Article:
I recall, in the Fall of 2015, a job ad appearing on our main professional online site for a pastor for a church. Then, not long after, I saw an ad there for someone to co-write a “15-20 page paper … on the theology and praxis of the engineering profession for it’s Christian members.” Both times I wrote our association’s leadership questioning why our site was judged a relevant place for such a listing. And now, not long ago, news made the rounds of social media of an ad for a research projects coordinator for the Museum of the Bible.
[Want some background on this planned museum (due to be opened this year, just off the mall in Washington DC)? Try here, or here. Perhaps you recall the Green family, which owns the chain of Hobby Lobby stores and which is opening the museum, which will house its collection of bible-related artifacts (including Elvis’s bible), from their 2014 challenge to the Affordable Care Act. No? Then try here. Maybe you heard about accusations of their illegal trade in antiquities? If, not, here’s an overview or try here too.]
Each time an ad like this appears, a discussion takes place concerning the limits of our profession — why institutions that strike some (or many?) of us as non-academic are able to advertise for positions through our field’s jobs site. But then the discussion dies down and, a little while later, another such ad seems to pop up.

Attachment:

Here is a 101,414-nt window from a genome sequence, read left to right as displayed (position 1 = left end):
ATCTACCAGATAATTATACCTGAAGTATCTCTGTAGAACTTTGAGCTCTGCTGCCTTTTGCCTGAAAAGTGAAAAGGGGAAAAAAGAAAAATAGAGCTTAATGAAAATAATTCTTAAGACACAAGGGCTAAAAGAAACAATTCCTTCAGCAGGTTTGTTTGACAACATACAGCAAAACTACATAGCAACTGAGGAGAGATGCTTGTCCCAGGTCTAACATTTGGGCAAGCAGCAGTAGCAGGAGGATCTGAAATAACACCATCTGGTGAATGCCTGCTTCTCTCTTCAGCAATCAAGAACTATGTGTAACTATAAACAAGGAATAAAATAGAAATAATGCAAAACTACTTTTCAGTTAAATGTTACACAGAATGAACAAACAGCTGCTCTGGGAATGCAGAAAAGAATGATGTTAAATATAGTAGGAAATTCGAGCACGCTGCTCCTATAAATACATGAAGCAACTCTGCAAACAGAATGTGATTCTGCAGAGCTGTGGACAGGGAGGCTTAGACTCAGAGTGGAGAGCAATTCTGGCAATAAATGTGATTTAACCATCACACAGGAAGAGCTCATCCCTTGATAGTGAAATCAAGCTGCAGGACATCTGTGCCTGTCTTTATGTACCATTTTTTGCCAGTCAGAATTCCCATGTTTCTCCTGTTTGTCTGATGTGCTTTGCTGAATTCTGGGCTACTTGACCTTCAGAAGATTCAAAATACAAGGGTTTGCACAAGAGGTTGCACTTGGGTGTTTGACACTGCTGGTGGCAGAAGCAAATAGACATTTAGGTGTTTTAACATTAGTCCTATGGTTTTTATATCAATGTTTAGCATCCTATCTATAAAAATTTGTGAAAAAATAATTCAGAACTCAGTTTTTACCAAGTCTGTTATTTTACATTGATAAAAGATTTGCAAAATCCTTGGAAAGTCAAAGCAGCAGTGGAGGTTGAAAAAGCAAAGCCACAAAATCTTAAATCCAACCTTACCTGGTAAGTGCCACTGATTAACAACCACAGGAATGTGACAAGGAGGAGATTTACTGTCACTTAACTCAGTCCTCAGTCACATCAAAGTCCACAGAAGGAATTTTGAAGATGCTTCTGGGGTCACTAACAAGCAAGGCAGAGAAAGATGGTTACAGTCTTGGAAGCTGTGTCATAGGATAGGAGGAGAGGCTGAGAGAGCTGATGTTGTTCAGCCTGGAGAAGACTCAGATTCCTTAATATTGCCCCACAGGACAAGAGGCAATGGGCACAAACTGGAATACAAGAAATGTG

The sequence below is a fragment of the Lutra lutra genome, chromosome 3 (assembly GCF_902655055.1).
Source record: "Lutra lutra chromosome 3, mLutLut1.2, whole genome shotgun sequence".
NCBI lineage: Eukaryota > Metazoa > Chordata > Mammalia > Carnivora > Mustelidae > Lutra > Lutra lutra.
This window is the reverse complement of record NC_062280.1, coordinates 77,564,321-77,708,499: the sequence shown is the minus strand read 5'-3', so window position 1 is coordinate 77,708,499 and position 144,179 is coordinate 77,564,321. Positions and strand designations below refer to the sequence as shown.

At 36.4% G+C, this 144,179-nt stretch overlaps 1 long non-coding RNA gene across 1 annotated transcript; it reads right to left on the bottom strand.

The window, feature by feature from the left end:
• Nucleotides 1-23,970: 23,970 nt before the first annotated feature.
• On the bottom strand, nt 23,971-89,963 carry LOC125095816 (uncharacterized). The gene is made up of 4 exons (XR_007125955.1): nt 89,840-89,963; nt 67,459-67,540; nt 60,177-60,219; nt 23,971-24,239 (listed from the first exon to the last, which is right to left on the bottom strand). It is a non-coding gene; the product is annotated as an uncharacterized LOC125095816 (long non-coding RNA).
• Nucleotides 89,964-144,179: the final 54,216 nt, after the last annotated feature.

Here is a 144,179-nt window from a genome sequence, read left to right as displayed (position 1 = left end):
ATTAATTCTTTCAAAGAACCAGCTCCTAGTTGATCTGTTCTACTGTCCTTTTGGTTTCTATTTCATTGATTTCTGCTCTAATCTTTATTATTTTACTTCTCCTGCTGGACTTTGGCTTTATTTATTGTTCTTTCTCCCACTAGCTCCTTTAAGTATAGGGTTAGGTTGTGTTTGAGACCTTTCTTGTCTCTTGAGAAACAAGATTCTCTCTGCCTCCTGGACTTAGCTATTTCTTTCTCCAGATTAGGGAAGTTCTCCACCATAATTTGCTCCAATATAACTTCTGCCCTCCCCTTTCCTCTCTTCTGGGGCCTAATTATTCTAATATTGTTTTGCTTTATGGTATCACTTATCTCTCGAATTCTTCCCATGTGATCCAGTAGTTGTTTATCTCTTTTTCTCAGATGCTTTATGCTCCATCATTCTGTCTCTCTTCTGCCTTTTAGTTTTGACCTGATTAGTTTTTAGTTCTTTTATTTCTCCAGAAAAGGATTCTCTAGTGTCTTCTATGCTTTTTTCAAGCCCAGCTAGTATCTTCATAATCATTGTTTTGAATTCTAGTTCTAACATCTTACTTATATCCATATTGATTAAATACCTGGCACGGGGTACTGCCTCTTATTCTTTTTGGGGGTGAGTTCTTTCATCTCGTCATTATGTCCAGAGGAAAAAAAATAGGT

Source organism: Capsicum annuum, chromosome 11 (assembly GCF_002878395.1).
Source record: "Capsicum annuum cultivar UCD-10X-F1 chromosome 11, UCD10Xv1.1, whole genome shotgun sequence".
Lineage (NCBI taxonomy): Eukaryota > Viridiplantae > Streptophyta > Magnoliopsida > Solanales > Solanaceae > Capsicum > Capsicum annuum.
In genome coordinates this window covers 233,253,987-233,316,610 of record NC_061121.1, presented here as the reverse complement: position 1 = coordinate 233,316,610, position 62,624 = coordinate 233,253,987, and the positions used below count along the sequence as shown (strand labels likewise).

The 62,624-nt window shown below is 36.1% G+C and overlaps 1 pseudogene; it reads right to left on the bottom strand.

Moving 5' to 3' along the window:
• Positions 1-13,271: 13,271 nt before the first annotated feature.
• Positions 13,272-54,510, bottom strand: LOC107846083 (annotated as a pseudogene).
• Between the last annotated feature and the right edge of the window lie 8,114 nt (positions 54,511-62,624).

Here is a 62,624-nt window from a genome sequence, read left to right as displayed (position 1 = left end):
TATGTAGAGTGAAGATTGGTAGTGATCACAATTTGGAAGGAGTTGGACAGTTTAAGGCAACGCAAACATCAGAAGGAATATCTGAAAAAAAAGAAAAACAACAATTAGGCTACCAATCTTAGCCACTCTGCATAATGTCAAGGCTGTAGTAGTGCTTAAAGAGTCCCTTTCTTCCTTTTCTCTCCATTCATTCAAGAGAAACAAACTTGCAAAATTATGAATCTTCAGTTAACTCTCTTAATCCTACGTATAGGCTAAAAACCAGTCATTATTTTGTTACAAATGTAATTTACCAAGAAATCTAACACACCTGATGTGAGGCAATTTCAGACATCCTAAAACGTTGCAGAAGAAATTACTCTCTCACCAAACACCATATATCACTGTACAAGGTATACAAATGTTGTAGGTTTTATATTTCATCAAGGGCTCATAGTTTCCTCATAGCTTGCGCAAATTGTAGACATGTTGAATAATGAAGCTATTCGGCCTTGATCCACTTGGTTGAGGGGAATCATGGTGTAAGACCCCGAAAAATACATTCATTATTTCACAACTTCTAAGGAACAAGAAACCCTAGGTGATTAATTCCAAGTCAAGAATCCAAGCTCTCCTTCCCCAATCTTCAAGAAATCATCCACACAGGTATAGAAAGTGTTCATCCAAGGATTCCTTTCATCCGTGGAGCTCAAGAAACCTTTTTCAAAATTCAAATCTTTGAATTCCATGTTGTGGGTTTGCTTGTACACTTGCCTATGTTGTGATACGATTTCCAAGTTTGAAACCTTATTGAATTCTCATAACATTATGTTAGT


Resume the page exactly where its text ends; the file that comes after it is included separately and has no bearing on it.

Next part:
Whether scholars trained in our field opt to seek such employment is not the issue, of course (for scholars trained in our field can surely apply for a wide variety of careers); instead, the question is whether our professional societies, which manage our employment site (password protected — for members only), doing so with the revenue gained from our membership dues, ought to include in their mission facilitating such work.
So, as some of us have asked before: what are the criteria for membership? (Question: can a church book interview space at our national meeting’s employment center?) Defined too narrowly, we end up with a specialized field so small that its members have few with whom to talk. But defined so broadly that a church searching for a new pastor looks to our jobs site as a relevant resource…? Well, that strikes me as undermining many of the hard-won gains that made the academic study of religion possible in the first place.
So, instead of waiting for the next ad that strikes some (or many?) of us as inappropriate, it would be nice if we could not only sustain this conversation but do so in a manner that our own societies’ leaders saw as consequential.